In 1992, in a raging storm, a container filled with 28,000 rubber ducks fell into the Pacific Ocean. Even now, rubber ducks are still washing up on beaches all over the world, as far away as Scotland , Alaska and South America. The study of their epic travels has apparently revolutionised our understanding of the world’s currents.
I love visiting beaches after a storm has blown through. The maelstrom of rolling waves pulls up all sorts of strange things and throws them out onto the sand. You never know what you’re going to find. Here are a few of my favourite discoveries…
A summer storm brought millions of tiny jelly balls to the shore at Matauri Bay, and made the beach glisten. When you swam, you could feel the little, round globules against your hands with every stroke. It seems these jelly balls, otherwise known as ‘salp’ are a common occurrence worldwide, and help combat global warming, but nobody on the beach that day had a clue what they were.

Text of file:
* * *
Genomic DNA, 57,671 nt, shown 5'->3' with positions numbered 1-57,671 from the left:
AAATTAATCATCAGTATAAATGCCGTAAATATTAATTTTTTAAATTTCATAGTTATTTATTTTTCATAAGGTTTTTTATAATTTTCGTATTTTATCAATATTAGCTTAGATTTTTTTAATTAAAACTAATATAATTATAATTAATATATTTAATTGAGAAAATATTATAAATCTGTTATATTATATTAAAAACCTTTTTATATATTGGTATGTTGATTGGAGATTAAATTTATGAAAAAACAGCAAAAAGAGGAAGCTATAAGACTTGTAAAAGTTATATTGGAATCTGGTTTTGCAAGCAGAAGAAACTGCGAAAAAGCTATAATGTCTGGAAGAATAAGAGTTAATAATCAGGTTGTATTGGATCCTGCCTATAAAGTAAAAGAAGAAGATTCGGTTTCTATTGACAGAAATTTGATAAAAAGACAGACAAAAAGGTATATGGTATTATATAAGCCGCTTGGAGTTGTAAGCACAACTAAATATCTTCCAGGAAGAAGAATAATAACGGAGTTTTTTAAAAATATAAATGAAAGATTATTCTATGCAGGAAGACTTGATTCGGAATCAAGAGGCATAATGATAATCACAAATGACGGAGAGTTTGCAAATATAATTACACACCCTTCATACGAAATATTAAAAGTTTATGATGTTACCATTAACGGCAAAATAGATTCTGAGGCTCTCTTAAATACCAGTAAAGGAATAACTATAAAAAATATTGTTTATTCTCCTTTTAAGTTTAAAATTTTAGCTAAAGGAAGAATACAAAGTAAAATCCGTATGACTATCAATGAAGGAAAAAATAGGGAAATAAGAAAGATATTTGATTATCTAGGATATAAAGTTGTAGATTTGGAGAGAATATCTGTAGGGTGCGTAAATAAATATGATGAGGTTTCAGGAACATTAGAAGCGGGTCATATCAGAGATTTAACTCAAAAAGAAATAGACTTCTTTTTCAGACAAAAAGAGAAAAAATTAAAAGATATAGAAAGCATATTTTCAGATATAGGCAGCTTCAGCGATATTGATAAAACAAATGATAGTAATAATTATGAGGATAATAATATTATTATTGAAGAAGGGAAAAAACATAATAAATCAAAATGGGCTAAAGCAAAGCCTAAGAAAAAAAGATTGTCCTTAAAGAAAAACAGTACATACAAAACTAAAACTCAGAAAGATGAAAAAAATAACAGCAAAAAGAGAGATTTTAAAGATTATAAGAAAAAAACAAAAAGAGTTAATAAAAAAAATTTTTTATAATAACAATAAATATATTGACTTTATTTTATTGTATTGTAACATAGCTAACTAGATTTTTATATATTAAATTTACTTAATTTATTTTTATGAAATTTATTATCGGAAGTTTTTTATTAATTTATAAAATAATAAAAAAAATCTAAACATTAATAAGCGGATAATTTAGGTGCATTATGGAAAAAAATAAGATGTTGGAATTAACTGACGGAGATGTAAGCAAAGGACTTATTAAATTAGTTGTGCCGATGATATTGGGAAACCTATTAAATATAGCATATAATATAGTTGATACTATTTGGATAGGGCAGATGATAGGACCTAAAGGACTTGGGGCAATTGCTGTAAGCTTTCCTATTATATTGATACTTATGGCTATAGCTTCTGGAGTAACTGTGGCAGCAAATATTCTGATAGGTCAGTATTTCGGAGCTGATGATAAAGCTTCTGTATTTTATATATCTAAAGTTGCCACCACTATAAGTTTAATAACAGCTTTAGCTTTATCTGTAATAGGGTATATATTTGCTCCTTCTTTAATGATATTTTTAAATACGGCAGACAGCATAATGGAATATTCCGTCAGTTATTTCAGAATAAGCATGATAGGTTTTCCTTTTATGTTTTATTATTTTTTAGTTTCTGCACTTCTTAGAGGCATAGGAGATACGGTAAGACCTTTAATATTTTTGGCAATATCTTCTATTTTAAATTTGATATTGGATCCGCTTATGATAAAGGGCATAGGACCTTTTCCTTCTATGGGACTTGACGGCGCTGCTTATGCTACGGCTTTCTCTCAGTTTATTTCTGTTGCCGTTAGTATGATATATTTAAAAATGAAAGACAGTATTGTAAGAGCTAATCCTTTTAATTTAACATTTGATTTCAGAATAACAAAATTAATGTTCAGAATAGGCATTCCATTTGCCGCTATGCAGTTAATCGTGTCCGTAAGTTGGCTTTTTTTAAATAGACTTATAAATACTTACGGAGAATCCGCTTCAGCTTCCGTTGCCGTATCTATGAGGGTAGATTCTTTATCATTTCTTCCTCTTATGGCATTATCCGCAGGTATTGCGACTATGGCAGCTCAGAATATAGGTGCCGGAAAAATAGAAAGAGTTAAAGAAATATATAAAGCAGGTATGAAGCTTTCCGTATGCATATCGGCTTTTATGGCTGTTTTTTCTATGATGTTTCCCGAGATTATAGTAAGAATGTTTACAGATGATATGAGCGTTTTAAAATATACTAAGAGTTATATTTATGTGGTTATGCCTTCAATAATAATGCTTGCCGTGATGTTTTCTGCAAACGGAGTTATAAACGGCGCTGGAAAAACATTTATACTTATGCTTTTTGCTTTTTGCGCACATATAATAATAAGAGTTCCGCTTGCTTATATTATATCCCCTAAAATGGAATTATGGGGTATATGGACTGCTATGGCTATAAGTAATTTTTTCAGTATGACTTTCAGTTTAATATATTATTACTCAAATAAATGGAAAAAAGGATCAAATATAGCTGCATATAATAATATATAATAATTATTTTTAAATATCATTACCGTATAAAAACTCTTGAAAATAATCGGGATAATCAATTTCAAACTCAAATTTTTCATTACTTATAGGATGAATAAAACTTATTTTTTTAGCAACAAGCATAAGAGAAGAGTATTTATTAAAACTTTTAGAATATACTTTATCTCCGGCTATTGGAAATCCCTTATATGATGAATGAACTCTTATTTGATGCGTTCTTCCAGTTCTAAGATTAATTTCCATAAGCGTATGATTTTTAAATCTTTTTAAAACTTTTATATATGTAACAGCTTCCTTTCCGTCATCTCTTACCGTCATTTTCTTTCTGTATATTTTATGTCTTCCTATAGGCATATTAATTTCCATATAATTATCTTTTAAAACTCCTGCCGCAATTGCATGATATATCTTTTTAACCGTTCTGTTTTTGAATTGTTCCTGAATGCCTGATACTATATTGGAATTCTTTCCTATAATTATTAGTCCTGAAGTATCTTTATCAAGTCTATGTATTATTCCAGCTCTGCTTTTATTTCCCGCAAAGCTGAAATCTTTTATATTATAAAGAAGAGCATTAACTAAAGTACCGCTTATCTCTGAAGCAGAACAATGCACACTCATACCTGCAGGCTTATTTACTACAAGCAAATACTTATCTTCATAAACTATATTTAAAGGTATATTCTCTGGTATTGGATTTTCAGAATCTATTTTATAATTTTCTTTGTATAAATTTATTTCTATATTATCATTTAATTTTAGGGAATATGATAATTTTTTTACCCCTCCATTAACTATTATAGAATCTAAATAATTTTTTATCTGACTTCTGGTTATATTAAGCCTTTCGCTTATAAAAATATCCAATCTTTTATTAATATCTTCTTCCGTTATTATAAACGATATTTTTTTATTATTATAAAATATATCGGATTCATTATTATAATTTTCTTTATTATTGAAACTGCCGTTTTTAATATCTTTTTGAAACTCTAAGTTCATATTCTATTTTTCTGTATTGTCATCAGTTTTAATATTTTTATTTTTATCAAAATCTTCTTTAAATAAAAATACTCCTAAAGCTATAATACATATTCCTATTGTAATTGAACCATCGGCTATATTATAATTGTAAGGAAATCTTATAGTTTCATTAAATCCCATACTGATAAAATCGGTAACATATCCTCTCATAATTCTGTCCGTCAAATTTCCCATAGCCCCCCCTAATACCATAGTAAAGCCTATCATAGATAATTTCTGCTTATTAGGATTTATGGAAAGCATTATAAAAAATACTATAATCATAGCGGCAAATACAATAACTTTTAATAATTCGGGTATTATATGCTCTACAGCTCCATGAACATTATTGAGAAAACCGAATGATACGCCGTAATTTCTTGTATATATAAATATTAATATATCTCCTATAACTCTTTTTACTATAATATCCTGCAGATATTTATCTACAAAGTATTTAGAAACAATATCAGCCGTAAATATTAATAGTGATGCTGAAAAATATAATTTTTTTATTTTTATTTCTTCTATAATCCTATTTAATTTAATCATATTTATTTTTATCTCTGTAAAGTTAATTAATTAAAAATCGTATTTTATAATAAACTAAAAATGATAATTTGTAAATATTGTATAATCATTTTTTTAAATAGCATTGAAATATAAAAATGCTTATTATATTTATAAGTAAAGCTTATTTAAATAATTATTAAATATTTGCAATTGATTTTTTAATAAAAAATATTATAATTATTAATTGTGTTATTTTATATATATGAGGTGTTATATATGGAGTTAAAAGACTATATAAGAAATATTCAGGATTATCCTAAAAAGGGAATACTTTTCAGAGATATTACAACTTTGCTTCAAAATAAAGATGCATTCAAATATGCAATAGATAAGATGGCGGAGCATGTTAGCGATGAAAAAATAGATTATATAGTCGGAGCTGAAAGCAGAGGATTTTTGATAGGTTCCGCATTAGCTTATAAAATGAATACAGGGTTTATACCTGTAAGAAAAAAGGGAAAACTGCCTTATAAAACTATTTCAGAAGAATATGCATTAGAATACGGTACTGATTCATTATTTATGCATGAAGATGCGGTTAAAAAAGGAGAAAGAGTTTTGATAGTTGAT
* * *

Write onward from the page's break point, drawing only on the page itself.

At Takou Bay, the day after a storm, there were dozens of tiny, dead seabirds and, curled around, belly up in the middle of them, a four foot hammerhead shark, its mouth surprisingly small for such a big predator.
Laid out at South Head, Hokianga, we found a huge chestnut horse deposited as if in mid-struggle against the dangerous currents. From a distance it was a rock, or a piece of driftwood. Only when we neared did we discover the sad truth.
And the last storm? Amidst a long stretch of seaweed on Te Ngaere beach sat a small, saturated boot. Only when I turned it over and saw the nailed sole did I realise how how old it was. A shipwreck shoe, perhaps, coaxed from its underwater bed by the swirling waters?
I’m hoping, one day to add one of those rubber ducks to my list of stormy surprises.